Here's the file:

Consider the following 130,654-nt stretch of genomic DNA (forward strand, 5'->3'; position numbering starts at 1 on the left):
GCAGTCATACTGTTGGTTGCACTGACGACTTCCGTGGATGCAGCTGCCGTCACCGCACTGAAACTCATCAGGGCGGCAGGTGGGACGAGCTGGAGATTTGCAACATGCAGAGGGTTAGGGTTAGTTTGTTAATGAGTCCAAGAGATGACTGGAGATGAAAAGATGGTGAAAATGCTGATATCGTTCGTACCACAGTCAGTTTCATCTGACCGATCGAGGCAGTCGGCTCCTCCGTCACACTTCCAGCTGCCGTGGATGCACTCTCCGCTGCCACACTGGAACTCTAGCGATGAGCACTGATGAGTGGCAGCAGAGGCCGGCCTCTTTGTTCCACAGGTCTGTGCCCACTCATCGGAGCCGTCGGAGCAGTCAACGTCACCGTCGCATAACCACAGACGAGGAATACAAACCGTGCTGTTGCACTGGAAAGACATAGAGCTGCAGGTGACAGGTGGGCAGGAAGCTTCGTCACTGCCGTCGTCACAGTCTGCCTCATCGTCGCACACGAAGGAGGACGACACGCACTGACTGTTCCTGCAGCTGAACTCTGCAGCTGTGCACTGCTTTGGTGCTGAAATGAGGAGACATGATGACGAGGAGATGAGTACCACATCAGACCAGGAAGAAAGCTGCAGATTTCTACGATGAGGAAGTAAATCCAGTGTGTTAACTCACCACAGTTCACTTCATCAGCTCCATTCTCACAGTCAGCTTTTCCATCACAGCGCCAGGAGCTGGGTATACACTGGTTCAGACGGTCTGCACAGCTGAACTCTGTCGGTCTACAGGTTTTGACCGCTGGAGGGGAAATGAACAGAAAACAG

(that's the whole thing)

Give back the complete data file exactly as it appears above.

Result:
Consider the following 130,654-nt stretch of genomic DNA (forward strand, 5'->3'; position numbering starts at 1 on the left):
GCAGTCATACTGTTGGTTGCACTGACGACTTCCGTGGATGCAGCTGCCGTCACCGCACTGAAACTCATCAGGGCGGCAGGTGGGACGAGCTGGAGATTTGCAACATGCAGAGGGTTAGGGTTAGTTTGTTAATGAGTCCAAGAGATGACTGGAGATGAAAAGATGGTGAAAATGCTGATATCGTTCGTACCACAGTCAGTTTCATCTGACCGATCGAGGCAGTCGGCTCCTCCGTCACACTTCCAGCTGCCGTGGATGCACTCTCCGCTGCCACACTGGAACTCTAGCGATGAGCACTGATGAGTGGCAGCAGAGGCCGGCCTCTTTGTTCCACAGGTCTGTGCCCACTCATCGGAGCCGTCGGAGCAGTCAACGTCACCGTCGCATAACCACAGACGAGGAATACAAACCGTGCTGTTGCACTGGAAAGACATAGAGCTGCAGGTGACAGGTGGGCAGGAAGCTTCGTCACTGCCGTCGTCACAGTCTGCCTCATCGTCGCACACGAAGGAGGACGACACGCACTGACTGTTCCTGCAGCTGAACTCTGCAGCTGTGCACTGCTTTGGTGCTGAAATGAGGAGACATGATGACGAGGAGATGAGTACCACATCAGACCAGGAAGAAAGCTGCAGATTTCTACGATGAGGAAGTAAATCCAGTGTGTTAACTCACCACAGTTCACTTCATCAGCTCCATTCTCACAGTCAGCTTTTCCATCACAGCGCCAGGAGCTGGGTATACACTGGTTCAGACGGTCTGCACAGCTGAACTCTGTCGGTCTACAGGTTTTGACCGCTGGAGGGGAAATGAACAGAAAACAG